Machine was really low on space on C drive and installation of update failed with error code 0x800705b4. Once I realized it I tried to use available option to move download folder to another drive and freed up enough of space on C drive Рbut in spite of this I kept getting this 0x800705b4 error. Back then there was no MSFT KB on this and after a while Windows Update even stopped to offer Anniversary Update to me. So I give up temporarily.

Yesterday I decided to give it another try and as Anniversary Update was no longer offered via Windows Update I downloaded Windows 10 Upgrade Assistant from support.microsoft.com:

AnniversaryUpdate Download Tool

Once downloaded, this tool provides you with wizard style UI for upgrade:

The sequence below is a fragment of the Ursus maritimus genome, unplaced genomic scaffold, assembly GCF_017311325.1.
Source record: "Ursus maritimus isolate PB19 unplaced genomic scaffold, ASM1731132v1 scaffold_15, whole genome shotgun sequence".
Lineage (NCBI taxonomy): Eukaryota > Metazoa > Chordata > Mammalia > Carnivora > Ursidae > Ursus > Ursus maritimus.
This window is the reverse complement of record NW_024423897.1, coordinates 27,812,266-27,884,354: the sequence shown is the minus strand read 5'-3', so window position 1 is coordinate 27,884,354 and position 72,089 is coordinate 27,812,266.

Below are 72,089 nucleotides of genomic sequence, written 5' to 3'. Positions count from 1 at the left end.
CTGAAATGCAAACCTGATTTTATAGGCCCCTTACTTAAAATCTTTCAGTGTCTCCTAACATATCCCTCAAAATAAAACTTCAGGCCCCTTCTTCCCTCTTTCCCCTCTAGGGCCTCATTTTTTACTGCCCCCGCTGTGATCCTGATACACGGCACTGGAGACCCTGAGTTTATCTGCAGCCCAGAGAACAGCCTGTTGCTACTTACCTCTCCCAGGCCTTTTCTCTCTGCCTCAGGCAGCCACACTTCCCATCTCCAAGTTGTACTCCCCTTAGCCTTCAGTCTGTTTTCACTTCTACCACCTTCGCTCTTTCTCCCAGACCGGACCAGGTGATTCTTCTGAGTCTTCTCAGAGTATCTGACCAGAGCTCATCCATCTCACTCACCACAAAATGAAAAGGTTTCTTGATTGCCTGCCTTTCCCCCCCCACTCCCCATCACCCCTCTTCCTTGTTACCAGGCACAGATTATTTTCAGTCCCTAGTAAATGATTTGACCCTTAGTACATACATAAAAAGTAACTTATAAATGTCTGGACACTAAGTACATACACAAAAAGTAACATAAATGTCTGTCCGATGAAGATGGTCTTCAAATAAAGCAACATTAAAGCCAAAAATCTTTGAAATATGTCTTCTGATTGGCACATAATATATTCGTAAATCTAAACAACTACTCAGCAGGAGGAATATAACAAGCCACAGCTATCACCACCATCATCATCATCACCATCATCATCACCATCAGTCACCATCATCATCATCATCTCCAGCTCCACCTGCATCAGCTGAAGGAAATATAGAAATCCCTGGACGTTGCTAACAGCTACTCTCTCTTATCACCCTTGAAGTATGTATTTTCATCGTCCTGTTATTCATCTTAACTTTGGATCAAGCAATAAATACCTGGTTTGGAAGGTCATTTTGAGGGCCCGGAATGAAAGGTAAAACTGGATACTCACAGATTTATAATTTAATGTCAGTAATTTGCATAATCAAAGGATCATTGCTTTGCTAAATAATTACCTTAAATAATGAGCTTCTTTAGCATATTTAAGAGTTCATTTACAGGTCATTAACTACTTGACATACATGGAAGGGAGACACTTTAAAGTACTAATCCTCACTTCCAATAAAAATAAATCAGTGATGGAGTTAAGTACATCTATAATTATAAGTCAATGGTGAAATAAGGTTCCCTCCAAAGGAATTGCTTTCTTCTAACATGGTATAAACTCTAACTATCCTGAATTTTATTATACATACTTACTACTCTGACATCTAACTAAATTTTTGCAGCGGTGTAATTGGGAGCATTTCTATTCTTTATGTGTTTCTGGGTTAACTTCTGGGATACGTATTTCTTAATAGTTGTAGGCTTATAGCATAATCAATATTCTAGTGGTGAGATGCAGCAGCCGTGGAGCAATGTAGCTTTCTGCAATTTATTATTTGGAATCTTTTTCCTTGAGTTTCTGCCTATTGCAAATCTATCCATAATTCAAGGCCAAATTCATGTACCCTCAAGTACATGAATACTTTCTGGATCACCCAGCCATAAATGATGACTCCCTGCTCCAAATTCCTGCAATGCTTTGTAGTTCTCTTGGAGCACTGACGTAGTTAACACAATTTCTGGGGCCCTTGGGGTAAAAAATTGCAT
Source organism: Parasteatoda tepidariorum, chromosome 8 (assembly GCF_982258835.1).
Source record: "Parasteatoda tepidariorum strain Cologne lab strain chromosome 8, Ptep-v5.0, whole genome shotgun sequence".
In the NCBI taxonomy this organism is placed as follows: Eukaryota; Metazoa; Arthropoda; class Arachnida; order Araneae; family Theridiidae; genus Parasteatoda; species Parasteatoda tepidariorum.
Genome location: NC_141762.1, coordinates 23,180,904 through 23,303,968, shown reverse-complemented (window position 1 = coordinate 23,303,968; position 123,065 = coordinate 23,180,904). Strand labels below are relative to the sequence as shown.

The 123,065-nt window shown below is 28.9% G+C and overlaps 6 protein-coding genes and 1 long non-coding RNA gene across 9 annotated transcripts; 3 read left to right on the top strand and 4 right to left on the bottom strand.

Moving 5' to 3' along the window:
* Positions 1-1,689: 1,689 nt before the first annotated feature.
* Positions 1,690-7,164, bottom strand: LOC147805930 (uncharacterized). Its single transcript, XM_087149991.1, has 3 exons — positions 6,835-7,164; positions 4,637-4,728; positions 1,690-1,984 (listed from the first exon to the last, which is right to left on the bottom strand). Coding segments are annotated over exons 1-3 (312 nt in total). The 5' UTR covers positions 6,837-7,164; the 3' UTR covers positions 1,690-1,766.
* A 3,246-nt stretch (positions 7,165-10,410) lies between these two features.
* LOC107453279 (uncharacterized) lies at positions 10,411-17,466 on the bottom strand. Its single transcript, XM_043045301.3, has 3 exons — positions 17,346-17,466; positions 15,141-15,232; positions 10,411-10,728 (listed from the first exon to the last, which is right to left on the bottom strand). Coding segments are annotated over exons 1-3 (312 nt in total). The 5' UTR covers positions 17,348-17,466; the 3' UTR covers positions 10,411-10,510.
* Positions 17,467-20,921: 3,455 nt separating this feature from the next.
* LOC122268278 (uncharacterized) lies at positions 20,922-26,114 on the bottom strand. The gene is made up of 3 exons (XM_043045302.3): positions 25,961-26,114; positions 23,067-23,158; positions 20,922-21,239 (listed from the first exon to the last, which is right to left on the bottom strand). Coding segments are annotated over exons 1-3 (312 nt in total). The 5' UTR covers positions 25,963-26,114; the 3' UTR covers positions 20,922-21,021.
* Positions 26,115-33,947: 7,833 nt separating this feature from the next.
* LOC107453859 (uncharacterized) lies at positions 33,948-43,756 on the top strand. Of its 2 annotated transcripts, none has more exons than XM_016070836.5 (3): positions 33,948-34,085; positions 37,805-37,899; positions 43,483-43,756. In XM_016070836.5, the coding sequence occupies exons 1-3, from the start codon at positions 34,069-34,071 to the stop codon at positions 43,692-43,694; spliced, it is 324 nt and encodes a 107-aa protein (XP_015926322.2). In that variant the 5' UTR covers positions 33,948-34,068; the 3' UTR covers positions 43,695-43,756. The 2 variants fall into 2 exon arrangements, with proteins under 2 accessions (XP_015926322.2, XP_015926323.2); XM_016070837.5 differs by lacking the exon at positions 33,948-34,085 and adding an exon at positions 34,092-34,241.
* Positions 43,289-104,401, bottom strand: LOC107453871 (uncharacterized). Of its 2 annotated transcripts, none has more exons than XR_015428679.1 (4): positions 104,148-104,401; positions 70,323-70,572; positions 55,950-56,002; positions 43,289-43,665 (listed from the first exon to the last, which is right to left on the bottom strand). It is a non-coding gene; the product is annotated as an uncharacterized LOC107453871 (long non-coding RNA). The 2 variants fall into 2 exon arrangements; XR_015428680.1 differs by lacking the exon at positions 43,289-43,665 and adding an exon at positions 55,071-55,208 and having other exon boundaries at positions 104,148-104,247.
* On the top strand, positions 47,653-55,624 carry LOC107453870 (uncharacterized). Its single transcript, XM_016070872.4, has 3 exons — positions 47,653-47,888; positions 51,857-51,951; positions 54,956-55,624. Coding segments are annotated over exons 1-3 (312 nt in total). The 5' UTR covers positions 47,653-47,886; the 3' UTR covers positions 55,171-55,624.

AnniversaryUpdate Upgrade Assistant

This tool allowed me to re-try installation of Anniversary Update, but I end up with the same¬†0x800705b4 error. This time Google I some how come across to an official MSFT KB dedicated to this error. I guess I wasn’t able to find this useful KB earlier as I tried to search something specifically applicable to Anniversary Update whereas it was rather generic Windows Update error.

First suggestion from above mentioned KB was “sfc /scannow” executed from elevated command prompt seemingly helped me, but I’ve got credentials prompt at update installation stage. At this point¬†I decided to give a call to MSFT support, or rather I opt out to request call back from them which I received relatively quickly – and it helped me to move on further. I was explained that I have to activate my Windows using my Windows 8.1 key I had by means of issuing the following command:

slui 3

This brings you the following Windows which allows you to activate your Windows system:

AnniversaryUpdate slui 3